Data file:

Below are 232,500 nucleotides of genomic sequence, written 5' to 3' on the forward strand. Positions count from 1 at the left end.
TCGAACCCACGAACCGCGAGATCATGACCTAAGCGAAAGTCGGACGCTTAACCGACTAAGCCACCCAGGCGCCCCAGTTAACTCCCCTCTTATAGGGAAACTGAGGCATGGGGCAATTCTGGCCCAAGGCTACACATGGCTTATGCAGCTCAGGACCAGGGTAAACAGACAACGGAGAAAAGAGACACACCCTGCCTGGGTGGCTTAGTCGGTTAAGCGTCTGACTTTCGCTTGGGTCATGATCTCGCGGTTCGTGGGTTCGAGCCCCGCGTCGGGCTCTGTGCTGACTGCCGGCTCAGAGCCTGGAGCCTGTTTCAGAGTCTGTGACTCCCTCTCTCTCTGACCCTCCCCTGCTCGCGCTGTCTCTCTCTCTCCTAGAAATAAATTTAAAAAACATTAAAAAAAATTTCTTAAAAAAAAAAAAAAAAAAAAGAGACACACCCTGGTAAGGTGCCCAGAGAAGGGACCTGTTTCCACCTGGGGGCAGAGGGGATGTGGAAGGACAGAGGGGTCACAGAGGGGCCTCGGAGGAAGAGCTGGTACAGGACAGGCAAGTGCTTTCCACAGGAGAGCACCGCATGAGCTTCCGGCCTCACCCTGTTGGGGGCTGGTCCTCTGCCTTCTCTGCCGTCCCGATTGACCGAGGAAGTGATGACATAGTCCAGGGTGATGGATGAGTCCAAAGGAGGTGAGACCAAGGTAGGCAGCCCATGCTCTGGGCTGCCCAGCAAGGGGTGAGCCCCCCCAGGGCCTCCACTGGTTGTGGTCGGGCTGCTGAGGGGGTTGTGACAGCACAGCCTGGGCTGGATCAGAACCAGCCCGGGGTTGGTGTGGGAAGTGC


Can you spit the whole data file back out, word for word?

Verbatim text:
Below are 232,500 nucleotides of genomic sequence, written 5' to 3' on the forward strand. Positions count from 1 at the left end.
TCGAACCCACGAACCGCGAGATCATGACCTAAGCGAAAGTCGGACGCTTAACCGACTAAGCCACCCAGGCGCCCCAGTTAACTCCCCTCTTATAGGGAAACTGAGGCATGGGGCAATTCTGGCCCAAGGCTACACATGGCTTATGCAGCTCAGGACCAGGGTAAACAGACAACGGAGAAAAGAGACACACCCTGCCTGGGTGGCTTAGTCGGTTAAGCGTCTGACTTTCGCTTGGGTCATGATCTCGCGGTTCGTGGGTTCGAGCCCCGCGTCGGGCTCTGTGCTGACTGCCGGCTCAGAGCCTGGAGCCTGTTTCAGAGTCTGTGACTCCCTCTCTCTCTGACCCTCCCCTGCTCGCGCTGTCTCTCTCTCTCCTAGAAATAAATTTAAAAAACATTAAAAAAAATTTCTTAAAAAAAAAAAAAAAAAAAAGAGACACACCCTGGTAAGGTGCCCAGAGAAGGGACCTGTTTCCACCTGGGGGCAGAGGGGATGTGGAAGGACAGAGGGGTCACAGAGGGGCCTCGGAGGAAGAGCTGGTACAGGACAGGCAAGTGCTTTCCACAGGAGAGCACCGCATGAGCTTCCGGCCTCACCCTGTTGGGGGCTGGTCCTCTGCCTTCTCTGCCGTCCCGATTGACCGAGGAAGTGATGACATAGTCCAGGGTGATGGATGAGTCCAAAGGAGGTGAGACCAAGGTAGGCAGCCCATGCTCTGGGCTGCCCAGCAAGGGGTGAGCCCCCCCAGGGCCTCCACTGGTTGTGGTCGGGCTGCTGAGGGGGTTGTGACAGCACAGCCTGGGCTGGATCAGAACCAGCCCGGGGTTGGTGTGGGAAGTGC